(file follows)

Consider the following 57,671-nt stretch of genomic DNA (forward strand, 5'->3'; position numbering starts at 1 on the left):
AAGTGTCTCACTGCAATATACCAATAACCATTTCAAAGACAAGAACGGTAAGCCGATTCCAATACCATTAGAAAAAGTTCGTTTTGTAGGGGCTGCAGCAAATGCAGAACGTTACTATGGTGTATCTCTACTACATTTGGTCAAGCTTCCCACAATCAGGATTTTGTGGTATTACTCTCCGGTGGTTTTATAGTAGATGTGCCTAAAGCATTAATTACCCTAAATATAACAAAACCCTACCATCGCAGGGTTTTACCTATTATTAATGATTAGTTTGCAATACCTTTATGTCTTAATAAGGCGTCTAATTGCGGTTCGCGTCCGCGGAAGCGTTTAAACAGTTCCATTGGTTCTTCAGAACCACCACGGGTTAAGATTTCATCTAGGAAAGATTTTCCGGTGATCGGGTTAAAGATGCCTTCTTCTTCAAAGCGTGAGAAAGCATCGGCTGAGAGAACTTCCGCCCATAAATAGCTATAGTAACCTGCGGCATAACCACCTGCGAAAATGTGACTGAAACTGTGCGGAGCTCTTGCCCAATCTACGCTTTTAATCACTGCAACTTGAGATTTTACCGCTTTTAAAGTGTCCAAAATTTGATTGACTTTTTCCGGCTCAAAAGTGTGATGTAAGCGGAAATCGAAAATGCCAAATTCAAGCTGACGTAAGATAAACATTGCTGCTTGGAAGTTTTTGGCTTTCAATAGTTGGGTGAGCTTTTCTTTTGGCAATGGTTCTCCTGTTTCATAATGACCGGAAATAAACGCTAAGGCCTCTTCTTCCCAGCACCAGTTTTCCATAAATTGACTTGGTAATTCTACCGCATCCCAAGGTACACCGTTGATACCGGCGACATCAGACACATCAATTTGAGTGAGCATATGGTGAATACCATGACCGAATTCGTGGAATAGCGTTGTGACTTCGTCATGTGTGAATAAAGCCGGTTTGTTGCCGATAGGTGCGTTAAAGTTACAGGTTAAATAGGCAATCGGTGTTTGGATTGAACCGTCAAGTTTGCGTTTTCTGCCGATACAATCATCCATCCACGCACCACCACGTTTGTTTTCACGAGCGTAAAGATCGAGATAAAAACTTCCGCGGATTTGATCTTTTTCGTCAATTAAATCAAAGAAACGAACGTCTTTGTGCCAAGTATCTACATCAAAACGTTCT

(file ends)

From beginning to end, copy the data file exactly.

Consider the following 57,671-nt stretch of genomic DNA (forward strand, 5'->3'; position numbering starts at 1 on the left):
AAGTGTCTCACTGCAATATACCAATAACCATTTCAAAGACAAGAACGGTAAGCCGATTCCAATACCATTAGAAAAAGTTCGTTTTGTAGGGGCTGCAGCAAATGCAGAACGTTACTATGGTGTATCTCTACTACATTTGGTCAAGCTTCCCACAATCAGGATTTTGTGGTATTACTCTCCGGTGGTTTTATAGTAGATGTGCCTAAAGCATTAATTACCCTAAATATAACAAAACCCTACCATCGCAGGGTTTTACCTATTATTAATGATTAGTTTGCAATACCTTTATGTCTTAATAAGGCGTCTAATTGCGGTTCGCGTCCGCGGAAGCGTTTAAACAGTTCCATTGGTTCTTCAGAACCACCACGGGTTAAGATTTCATCTAGGAAAGATTTTCCGGTGATCGGGTTAAAGATGCCTTCTTCTTCAAAGCGTGAGAAAGCATCGGCTGAGAGAACTTCCGCCCATAAATAGCTATAGTAACCTGCGGCATAACCACCTGCGAAAATGTGACTGAAACTGTGCGGAGCTCTTGCCCAATCTACGCTTTTAATCACTGCAACTTGAGATTTTACCGCTTTTAAAGTGTCCAAAATTTGATTGACTTTTTCCGGCTCAAAAGTGTGATGTAAGCGGAAATCGAAAATGCCAAATTCAAGCTGACGTAAGATAAACATTGCTGCTTGGAAGTTTTTGGCTTTCAATAGTTGGGTGAGCTTTTCTTTTGGCAATGGTTCTCCTGTTTCATAATGACCGGAAATAAACGCTAAGGCCTCTTCTTCCCAGCACCAGTTTTCCATAAATTGACTTGGTAATTCTACCGCATCCCAAGGTACACCGTTGATACCGGCGACATCAGACACATCAATTTGAGTGAGCATATGGTGAATACCATGACCGAATTCGTGGAATAGCGTTGTGACTTCGTCATGTGTGAATAAAGCCGGTTTGTTGCCGATAGGTGCGTTAAAGTTACAGGTTAAATAGGCAATCGGTGTTTGGATTGAACCGTCAAGTTTGCGTTTTCTGCCGATACAATCATCCATCCACGCACCACCACGTTTGTTTTCACGAGCGTAAAGATCGAGATAAAAACTTCCGCGGATTTGATCTTTTTCGTCAATTAAATCAAAGAAACGAACGTCTTTGTGCCAAGTATCTACATCAAAACGTTCT